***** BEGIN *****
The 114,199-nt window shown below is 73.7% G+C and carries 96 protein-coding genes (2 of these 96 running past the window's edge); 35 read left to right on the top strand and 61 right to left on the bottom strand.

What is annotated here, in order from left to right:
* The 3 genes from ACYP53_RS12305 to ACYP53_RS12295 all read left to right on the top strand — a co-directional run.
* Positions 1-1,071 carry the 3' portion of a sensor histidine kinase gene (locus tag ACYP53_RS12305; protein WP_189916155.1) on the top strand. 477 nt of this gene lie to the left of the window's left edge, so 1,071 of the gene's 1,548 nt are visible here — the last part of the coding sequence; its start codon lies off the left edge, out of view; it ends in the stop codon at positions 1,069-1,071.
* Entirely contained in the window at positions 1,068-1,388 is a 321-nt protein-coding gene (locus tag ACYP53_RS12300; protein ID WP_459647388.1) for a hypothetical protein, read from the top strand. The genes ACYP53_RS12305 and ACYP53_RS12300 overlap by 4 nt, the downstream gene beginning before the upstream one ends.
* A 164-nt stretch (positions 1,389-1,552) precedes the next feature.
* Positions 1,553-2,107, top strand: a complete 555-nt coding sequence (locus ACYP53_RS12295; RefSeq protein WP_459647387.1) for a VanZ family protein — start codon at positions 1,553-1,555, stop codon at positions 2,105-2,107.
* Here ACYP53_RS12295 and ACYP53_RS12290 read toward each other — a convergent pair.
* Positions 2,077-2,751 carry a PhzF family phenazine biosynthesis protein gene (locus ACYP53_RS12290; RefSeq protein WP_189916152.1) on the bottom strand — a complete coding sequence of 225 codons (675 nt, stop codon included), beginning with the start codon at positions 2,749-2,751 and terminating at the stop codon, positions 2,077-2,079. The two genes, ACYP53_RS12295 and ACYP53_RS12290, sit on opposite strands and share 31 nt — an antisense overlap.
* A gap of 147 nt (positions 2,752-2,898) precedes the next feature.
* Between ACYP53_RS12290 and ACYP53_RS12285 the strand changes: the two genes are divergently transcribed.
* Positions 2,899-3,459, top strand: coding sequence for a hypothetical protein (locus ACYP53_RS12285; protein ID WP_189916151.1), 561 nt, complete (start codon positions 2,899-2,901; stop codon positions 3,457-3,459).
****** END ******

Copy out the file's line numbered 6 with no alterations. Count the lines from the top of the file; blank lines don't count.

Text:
* A 164-nt stretch (positions 1,389-1,552) precedes the next feature.